I learned to be assertive from my mother. She always expresses her feelings, is comfortable with saying no, acts in her family's best interest, and also thinks about the common good. She's the most assertive person I know. No one can take advantage of her. If you try, she will let you know about it.
When Muse career coach Theresa Merrill does mock interviews with her clients, she always leads with, "Tell me about yourself." It's good practice because that's often the very first thing an interviewer will ask you to do-whether you're having a preliminary phone screen, speaking to your prospective boss, or sitting down with the CEO during a final round.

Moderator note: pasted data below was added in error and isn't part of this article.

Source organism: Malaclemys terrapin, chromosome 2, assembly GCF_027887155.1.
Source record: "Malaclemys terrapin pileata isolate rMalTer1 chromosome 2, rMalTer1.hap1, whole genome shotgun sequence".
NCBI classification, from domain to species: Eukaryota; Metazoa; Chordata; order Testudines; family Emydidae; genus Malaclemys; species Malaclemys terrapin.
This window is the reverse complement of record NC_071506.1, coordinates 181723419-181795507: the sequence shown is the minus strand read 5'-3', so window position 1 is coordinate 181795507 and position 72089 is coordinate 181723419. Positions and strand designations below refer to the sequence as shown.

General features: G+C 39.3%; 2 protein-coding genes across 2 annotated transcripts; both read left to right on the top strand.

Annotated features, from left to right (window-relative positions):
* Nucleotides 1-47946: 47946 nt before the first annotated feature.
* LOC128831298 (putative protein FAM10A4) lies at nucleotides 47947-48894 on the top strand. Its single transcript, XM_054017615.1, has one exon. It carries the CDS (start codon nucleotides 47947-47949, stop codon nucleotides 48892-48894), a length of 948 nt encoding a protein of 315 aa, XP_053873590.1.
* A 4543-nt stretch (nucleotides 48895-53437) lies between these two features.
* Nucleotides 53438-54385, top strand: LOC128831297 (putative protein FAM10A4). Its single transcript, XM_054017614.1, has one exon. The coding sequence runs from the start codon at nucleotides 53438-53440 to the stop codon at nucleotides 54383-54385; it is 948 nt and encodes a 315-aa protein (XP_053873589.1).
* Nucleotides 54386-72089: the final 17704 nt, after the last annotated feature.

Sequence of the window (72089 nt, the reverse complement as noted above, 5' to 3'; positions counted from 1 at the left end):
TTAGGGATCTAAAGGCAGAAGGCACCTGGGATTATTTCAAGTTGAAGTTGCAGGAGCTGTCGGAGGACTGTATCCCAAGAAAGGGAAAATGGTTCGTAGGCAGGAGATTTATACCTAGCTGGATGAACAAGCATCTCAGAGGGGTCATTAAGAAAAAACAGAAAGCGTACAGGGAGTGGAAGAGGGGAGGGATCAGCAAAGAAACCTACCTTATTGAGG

Interviewers want to know how your answer about yourself is relevant to the position and company you’re applying for.
This is an opportunity to articulate why you’re interested and how your objective fulfills their goals. In order to do that, spend some time researching the company. If your answers resonate with them, it shows that you really understand the role.